Wednesday, 14 December 2016

Demonetisation worsens Cyclone Vardah’s impact on Chennai

When Cyclone Vardah hit parts of Tamil Nadu on Monday, it brought back memories of last December when mass floods put most of Chennai underwater.

But for many the travails of Centre’s demonetisation have made it worse this time around. The storm disrupted electrical lines, internet services and mobile telephony in Tamil Nadu districts, adding to the sufferings of thousands of people already affected by the Narendra Modi government’s decision to scrap two high-value currency notes.

“We could deal with the floods. Everyone banded together and helped each other out. But now no-one has any money to help or even buy food or supplies for themselves,” Stephen S, an auto-driver, says.

When Logesh S heard the first rumblings of the cyclone Vardah, his remembers praying for his boats.

“All of us here were praying that our boats did not get destroyed,” the wiry 42-year-old fisherman from Chennai’s Nochi Kuppam said, picking through the remains of the corrugated iron shack that was once his home.

“This is something we can rebuild from, though it will cost a lot,” he says, gesturing towards a group of men sorting through the wreckage. “But earning the money to do so, especially now, is difficult.”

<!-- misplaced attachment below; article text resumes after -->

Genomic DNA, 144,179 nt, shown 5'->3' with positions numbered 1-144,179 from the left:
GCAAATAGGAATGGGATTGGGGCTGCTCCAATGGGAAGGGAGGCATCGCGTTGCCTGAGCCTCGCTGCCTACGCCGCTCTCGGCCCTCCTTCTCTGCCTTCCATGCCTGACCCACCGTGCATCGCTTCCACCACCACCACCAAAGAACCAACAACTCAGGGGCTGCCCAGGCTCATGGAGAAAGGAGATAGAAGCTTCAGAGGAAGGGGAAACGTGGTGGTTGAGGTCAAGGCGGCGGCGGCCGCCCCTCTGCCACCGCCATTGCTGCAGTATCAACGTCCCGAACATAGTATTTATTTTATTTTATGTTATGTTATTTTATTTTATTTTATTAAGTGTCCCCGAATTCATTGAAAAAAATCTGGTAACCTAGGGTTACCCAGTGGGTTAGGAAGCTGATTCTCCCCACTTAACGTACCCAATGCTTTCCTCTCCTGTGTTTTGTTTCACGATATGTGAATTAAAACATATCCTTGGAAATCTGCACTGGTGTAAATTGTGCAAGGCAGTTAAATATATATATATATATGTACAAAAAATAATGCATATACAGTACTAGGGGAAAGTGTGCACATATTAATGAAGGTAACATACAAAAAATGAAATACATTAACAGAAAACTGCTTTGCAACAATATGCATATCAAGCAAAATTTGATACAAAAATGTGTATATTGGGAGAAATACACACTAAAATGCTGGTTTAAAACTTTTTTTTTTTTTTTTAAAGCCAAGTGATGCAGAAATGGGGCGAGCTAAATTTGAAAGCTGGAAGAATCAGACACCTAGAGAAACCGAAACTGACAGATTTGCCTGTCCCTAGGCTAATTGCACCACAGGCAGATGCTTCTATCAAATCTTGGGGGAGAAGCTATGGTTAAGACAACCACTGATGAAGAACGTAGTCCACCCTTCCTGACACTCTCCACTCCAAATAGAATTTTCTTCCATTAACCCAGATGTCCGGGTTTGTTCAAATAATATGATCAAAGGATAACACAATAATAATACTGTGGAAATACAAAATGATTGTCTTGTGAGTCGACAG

It’s been a common complaint since Vardah left a trail of destroyed trees and broken power lines in Chennai and its surrounding districts, killing 16 people and plunging thousands into darkness.
“How am I supposed to manage? There has been no power or water in my building since Monday and I cannot withdraw any money to buy provisions” KS Bhanu, a retired civil engineer, says. “It’s a complete disaster,” the 72-year-old adds.

It’s a Catch-22 situation for many of the residents here: Either you find a powered ATM with no cash, or you find one that isn’t powered.
“Networks are down so our cards are also useless,” complains Preeti Soundararajan, a 34-year-old techie with TCS. “There’s no electricity or water at home and now we can’t even afford to buy food or supplies because none of us has change.”

The Tamil Nadu government appears to have learned its lessons from last year’s floods, with constant updates and its new chief minister, O Panneerselvam, visiting Chennai, Kancheepuram and Thiruvallur to assess ongoing relief efforts.

More than 9,000 workers have been deployed by the Tamil Nadu Generation and Distribution Corporation (TANGEDCO) to restore power to the state capital, with Panneerselvam pledging to restore power across the city by Tuesday evening.

On Wednesday morning it was clear that parts of the city were still trying to limp back to a semblance of normalcy.

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